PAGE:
A” Monday Morning Business Gem”
by Dennis DuRoff

 

Ask almost anyone to do just about anything and the most likely response is either…

“I don’t have the time.” Or “I will find the time”.

We don’t give these statements much thought. They are built into our everyday language. When we say them we are usually on auto-pilot.

I’ve been wondering lately if we are paying a price for viewing time in this way? Is it an accurate view of time? Do these statements lead to greater satisfaction and productivity in our work and our lives?

A different way to look at time …

We are given a life full of time in which we already possess every moment of time we are going to have; not one second more or less. There is no shortage and nothing to find. All time is before us, revealed in this moment, in its finite and infinite potential.

Rather than trying to “find more time” (I keep looking under my desk, but it’s not there!), I have found it more productive to ask questions that produce different results with the time I already possess.

What can I do to maximize the time I have?

How can I organize my environment to maximize efficiencies and produce more in less time?

What am I doing that could or should be done by another and is not a good use of my time?

Here are three strategies I utilize in my own life and with clients’ that can open up new possibilities for effective time management.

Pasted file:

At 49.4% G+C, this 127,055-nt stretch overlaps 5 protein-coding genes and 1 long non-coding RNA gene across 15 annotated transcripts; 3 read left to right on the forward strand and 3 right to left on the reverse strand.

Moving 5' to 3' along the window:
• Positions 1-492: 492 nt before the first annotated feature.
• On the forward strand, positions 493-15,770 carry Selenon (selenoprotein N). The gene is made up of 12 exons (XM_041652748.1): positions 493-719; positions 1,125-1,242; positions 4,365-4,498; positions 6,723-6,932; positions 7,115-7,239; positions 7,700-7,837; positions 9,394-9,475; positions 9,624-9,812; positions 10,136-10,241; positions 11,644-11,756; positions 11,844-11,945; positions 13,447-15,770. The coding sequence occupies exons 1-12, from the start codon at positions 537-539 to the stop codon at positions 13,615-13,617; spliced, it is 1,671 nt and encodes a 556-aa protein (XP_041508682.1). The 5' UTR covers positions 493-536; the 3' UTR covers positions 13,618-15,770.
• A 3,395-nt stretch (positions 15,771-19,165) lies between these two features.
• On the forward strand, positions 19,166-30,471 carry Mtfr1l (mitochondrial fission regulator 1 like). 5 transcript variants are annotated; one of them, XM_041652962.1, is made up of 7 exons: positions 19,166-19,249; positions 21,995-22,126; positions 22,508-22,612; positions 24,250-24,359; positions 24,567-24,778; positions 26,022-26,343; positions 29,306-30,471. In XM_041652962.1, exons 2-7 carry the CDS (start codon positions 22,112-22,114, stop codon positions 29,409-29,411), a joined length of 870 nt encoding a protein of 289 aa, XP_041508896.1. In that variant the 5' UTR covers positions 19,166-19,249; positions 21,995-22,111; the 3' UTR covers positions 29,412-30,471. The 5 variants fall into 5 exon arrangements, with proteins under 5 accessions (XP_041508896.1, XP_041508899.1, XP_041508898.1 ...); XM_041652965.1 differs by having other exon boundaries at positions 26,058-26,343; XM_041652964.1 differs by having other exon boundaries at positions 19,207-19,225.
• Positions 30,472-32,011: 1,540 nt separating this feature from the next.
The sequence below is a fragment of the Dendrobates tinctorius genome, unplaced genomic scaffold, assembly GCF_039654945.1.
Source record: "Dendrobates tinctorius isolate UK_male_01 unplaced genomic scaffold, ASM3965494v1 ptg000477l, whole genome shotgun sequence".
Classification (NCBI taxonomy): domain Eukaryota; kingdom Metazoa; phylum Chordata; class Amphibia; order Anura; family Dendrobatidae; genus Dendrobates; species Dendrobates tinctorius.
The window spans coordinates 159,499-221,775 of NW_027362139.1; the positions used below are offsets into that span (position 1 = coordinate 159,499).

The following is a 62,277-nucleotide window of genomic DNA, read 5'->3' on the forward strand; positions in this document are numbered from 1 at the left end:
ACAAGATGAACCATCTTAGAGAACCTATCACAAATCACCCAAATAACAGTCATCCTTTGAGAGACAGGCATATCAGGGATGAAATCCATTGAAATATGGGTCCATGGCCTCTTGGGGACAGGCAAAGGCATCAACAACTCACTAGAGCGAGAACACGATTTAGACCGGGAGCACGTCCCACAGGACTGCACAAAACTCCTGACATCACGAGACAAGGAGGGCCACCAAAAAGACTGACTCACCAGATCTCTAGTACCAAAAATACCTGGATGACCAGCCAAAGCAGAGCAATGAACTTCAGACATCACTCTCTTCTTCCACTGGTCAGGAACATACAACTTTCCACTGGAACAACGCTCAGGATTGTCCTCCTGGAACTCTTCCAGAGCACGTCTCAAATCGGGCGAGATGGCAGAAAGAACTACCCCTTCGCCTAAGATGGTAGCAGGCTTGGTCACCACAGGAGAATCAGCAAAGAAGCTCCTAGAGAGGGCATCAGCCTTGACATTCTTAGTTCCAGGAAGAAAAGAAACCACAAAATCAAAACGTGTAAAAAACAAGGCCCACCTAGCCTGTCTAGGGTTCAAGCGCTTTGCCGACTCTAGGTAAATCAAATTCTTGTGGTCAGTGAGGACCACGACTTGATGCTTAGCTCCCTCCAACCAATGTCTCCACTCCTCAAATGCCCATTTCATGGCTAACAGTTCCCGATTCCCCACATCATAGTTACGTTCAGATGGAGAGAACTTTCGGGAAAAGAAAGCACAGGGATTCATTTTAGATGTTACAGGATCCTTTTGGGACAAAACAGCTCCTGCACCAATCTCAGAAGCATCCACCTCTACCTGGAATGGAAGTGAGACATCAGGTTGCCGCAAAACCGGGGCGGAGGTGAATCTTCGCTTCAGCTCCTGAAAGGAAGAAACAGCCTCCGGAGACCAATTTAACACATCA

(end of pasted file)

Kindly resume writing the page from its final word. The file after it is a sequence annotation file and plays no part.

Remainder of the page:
Don’t tolerate interruptions

Uninterrupted time is essential for planning, strategizing, organizing, thinking and being. I recently read that a one-minute interruption can take 15 minutes to ‘get back to where you were’ in a project.

If you are interrupted four times an hour, you’re likely to accomplish nothing in a day.

Here’s an option…Set aside private, uninterrupted time.

Make public to others when you will be available and when you will not. To start, let co-workers or employees know the specific times during the day when you are not to be interrupted. Close the door, post a do not disturb sign, turn off cell phones, pagers, silence your telephone, create a gate-keeping system.

Learn to be at ease with large blocks of uninterrupted time. In our fast-paced, short attention span world, many of us have become uncomfortable with solitude and quiet. Rediscover the creativity and productivity available when you are alone and undisturbed.

         Don’t postpone the painful. Delaying the difficult promotes procrastination.

Completing difficult or unpleasant tasks can motivate and set a ‘can do’ attitude for the rest of the day.

Make a list of the unpleasant tasks you have on your plate and do them first.

Letting them go until ‘later’ is a recipe for slippage.

When confrontive issues are not dealt with, they can weigh on one’s mind, sap energy and affect one’s mood.

Build momentum every day by never postponing the painful.

  • Don’t be a perfectionist

    Never lower your standards! Just be sure one of your standards isn’t perfection.

    Get clear about the purpose of the task at hand. What quality is needed to produce the desired result? Work as needed to produce this quality; no more/no less.

    Remember, sometimes good enough is, well, good enough.

Finding time is a useless hunt. Instead try these strategies to work more effectively with the time you have.

Do you know a friend or colleague who would find value in today’s business gem? Why not share today’s message.

Warmest regards,

Dennis DuRoff

Subscribe to Monday Morning Business Gems and see more from Dennis DuRoff at www.dennisduroff.com or email him: dennis@dennisduroff.com

We hope you enjoyed this article. Dennis DuRoff works closely with the building, remodeling and construction industries, but more often than not you can apply his topics to your business or life, no matter how you fill your days!